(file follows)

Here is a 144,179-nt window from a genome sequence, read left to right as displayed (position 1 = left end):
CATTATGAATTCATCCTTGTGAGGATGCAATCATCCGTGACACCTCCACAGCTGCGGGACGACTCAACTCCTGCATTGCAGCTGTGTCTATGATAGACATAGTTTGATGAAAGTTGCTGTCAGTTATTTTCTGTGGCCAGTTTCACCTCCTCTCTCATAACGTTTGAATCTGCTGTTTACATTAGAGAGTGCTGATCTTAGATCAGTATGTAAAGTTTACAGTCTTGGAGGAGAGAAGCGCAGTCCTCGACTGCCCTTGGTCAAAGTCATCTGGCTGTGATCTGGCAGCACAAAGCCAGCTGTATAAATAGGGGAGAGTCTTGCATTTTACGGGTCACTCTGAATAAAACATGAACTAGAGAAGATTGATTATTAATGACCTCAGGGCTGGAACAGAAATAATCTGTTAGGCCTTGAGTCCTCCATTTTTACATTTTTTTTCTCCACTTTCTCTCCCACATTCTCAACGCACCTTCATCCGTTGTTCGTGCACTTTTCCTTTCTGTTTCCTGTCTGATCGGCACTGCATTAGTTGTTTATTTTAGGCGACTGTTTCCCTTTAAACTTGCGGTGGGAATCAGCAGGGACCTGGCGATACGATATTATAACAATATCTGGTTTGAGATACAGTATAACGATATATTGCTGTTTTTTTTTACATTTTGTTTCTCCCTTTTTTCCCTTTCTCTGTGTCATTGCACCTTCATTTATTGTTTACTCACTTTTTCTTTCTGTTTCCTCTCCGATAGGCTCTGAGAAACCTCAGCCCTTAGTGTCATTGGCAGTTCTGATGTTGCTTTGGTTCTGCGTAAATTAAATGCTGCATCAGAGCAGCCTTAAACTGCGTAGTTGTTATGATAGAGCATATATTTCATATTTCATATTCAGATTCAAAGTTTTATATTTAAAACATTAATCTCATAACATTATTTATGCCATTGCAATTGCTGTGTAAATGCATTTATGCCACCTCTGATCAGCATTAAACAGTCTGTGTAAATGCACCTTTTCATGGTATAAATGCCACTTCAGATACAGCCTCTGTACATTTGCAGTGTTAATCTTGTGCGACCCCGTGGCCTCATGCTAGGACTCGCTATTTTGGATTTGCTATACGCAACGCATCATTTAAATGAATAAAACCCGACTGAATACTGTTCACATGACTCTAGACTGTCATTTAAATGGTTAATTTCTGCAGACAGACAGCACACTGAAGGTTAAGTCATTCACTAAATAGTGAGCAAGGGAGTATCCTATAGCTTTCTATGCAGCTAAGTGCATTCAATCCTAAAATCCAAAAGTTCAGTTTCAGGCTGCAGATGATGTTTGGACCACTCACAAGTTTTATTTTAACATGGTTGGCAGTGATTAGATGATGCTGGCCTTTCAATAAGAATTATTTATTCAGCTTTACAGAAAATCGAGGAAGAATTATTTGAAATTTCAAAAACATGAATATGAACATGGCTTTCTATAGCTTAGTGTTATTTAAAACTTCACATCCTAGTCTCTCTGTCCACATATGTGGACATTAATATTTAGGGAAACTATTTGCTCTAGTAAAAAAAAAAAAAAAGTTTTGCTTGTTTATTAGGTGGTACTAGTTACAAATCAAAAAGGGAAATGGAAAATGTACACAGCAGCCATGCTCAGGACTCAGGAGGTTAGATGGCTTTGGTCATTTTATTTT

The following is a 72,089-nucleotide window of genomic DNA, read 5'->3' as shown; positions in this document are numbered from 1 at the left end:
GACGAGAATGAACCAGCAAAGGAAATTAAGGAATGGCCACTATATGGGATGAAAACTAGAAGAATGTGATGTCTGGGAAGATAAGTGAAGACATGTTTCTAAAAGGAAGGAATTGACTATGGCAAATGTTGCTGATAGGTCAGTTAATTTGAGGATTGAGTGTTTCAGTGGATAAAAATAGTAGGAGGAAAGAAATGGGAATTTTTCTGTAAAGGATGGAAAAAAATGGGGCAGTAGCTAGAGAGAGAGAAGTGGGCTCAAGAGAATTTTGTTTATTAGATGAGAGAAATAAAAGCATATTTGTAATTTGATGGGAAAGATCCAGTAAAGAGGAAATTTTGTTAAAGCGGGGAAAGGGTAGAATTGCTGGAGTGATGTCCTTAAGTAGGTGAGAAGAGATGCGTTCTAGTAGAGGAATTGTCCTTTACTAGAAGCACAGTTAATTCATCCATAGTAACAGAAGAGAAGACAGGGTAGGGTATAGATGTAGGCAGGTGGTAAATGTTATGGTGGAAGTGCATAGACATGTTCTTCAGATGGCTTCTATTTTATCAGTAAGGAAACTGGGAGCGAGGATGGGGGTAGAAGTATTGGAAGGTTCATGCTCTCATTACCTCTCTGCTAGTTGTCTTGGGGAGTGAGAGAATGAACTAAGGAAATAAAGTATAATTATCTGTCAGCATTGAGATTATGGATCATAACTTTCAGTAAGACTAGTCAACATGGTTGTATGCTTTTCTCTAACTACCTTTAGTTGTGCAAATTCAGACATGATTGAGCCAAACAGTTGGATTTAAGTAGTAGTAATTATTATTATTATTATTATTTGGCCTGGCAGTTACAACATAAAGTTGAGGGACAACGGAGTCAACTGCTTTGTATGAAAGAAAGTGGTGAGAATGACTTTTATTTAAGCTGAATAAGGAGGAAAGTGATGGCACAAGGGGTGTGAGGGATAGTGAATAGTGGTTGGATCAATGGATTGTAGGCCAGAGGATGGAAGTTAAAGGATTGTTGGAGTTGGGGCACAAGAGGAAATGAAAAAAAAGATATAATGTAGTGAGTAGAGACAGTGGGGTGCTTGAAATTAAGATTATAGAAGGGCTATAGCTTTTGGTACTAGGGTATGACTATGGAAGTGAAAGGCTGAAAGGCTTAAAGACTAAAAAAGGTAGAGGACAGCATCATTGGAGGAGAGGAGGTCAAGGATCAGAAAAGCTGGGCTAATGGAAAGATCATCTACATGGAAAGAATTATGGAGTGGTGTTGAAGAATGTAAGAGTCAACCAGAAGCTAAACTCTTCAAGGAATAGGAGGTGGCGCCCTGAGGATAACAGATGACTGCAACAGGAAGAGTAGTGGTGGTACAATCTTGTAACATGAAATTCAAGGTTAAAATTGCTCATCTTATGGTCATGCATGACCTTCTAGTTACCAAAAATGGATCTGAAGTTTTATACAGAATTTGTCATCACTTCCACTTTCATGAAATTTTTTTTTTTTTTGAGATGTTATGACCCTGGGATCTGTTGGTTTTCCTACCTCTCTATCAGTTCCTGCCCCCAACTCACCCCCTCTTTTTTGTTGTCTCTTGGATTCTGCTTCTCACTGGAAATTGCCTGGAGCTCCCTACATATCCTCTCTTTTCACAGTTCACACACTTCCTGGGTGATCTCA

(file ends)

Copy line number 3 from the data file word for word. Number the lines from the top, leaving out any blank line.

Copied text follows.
The following is a 72,089-nucleotide window of genomic DNA, read 5'->3' as shown; positions in this document are numbered from 1 at the left end: